When you have (x-a)^2(x-b) < 0, the squared term is ignored because it is always positive and hence doesn't affect the sign of the entire left side. For the left hand side to be negative i.e. < 0, (x - b) should be negative i.e. x - b < 0 or x < b.
.

IMHO, it should be x<b and also x is not equal to a .
so, one shouldn't totally ignore the squared term. We can ignore it, if the expression is <=0
correct me, if I am wrong

my question is -
do we always have a sequence of + and - from rightmost to the left side. I mean is it possible to have + and then + again ?
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Re: Inequalities trick  [#permalink]

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26 Jul 2012, 20:57
@pavanpuneet and Lalab

Each of these scenarios is explained and all of your questions are answered in detail in my last few posts. Check these out:

http://www.veritasprep.com/blog/2012/06 ... e-factors/
http://www.veritasprep.com/blog/2012/07 ... ns-part-i/
http://www.veritasprep.com/blog/2012/07 ... s-part-ii/
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18 Oct 2012, 00:49
gurpreetsingh wrote:
ulm wrote:
in addition:
if we have smth like (x-a)^2(x-b)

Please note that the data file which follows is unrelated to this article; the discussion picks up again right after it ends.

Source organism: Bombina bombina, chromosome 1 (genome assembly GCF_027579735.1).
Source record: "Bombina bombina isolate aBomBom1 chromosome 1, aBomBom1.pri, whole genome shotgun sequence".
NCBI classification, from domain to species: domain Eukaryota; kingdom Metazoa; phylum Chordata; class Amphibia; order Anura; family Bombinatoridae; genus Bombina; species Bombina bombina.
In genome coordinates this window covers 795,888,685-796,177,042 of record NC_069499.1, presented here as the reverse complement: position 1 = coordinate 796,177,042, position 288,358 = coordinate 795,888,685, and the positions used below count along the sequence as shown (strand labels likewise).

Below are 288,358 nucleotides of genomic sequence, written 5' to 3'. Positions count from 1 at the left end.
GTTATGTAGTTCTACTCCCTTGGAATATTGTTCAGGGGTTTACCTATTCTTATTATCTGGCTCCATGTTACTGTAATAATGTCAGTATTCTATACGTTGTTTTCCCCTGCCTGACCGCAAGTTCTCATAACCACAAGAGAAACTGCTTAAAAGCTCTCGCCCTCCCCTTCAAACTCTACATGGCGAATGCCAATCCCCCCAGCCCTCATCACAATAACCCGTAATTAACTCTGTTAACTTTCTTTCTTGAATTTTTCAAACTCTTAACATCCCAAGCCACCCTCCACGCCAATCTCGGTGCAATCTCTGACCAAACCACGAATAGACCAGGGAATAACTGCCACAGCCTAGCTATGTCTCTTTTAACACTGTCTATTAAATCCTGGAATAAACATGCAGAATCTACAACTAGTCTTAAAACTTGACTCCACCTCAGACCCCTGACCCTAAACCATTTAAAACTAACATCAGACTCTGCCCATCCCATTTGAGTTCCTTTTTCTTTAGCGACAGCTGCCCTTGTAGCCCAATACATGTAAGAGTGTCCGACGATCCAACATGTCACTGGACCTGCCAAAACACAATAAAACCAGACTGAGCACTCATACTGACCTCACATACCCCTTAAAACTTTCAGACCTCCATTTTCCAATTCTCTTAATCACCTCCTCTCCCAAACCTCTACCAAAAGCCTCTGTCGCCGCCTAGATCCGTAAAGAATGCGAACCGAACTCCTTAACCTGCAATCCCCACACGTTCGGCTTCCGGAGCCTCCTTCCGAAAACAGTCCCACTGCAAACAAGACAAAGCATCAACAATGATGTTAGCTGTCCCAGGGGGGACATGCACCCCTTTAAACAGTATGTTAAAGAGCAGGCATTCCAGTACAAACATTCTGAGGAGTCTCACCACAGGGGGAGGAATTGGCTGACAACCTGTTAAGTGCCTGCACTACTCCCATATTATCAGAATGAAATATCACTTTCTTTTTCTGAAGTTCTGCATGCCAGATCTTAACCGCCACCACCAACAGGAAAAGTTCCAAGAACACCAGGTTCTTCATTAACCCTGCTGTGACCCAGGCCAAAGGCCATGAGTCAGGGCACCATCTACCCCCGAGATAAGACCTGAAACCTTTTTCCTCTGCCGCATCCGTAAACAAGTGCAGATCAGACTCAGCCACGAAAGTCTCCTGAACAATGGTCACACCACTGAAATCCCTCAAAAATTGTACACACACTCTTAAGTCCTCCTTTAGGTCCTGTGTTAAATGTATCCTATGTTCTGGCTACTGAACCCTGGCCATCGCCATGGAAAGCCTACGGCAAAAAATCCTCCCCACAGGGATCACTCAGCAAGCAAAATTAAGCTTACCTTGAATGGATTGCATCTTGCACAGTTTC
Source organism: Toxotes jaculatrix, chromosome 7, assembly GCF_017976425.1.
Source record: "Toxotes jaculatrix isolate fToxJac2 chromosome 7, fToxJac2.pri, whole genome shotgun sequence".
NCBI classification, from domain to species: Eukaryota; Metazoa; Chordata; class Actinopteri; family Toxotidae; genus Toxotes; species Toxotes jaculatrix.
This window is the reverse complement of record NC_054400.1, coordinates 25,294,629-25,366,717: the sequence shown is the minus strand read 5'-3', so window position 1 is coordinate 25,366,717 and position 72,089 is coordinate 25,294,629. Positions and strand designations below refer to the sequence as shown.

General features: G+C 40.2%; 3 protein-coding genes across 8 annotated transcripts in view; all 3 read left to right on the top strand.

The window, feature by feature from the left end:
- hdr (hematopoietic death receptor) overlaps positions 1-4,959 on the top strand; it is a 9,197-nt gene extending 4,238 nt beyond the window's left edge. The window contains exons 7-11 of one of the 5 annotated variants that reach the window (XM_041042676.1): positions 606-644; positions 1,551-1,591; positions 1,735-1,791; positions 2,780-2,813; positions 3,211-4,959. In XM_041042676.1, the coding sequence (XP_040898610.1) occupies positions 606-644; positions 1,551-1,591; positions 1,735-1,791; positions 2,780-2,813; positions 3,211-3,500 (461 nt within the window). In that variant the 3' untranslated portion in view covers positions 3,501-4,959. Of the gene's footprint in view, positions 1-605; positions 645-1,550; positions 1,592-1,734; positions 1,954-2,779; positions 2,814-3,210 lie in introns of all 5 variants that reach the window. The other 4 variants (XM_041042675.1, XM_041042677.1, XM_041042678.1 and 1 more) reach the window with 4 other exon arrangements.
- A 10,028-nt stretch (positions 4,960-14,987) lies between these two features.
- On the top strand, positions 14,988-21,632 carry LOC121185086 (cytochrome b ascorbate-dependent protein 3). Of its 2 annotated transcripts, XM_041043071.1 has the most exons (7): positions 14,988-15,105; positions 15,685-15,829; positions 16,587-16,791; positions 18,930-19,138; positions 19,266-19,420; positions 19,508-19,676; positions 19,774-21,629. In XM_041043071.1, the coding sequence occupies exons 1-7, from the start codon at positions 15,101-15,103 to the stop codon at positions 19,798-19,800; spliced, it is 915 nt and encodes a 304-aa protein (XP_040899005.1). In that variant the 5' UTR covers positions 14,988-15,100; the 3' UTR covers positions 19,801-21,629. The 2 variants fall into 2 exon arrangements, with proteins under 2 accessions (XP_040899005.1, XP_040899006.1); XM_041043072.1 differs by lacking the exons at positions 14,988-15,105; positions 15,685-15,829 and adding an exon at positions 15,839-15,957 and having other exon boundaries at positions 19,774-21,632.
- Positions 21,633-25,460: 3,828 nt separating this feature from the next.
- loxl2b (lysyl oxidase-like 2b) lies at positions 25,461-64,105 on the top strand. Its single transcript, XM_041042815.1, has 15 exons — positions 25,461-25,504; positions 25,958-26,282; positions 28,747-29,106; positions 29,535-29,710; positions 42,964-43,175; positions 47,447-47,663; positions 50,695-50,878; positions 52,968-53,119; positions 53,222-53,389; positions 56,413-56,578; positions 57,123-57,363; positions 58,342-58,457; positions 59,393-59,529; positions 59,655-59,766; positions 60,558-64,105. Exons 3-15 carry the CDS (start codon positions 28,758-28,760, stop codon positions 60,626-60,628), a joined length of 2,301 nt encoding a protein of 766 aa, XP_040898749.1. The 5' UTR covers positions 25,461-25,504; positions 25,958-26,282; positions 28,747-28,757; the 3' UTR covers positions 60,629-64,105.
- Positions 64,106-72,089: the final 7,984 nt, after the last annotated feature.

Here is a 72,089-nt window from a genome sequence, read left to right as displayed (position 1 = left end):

we don't need to change a sign when jump over "a".

yes even powers wont contribute to the inequality sign. But be wary of the root value of x=a

Hi Gurpreet,
Could you elaborate what exactly you meant here in highlighted text ?

Even I have a doubt as to how this can be applied for powers of the same term . like the example mentioned in the post above.
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Re: Inequalities trick  [#permalink]

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02 Dec 2012, 04:21
This is a great method but using this I am not getting an expected answer! Can Karishma and other please help me find where I am wrong?

The problem is (x - 2)(x + 1)/x(x+2) <= 0
The graph will be +++ -2 ------ -1 +++++ 0 ------- 2 ++++++
So the answer will be 0 < x <= 2 and -2 < x < -1

But in Arun Sharma book, the answer given is -2 < x <= 2

Can you help?
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02 Dec 2012, 04:45
Bunuel wrote:
GMATGURU1 wrote:
This is a great method but using this I am not getting an expected answer! Can Karishma and other please help me find where I am wrong?

The problem is (x - 2)(x + 1)/x(x+2) <= 0
The graph will be +++ -2 ------ -1 +++++ 0 ------- 2 ++++++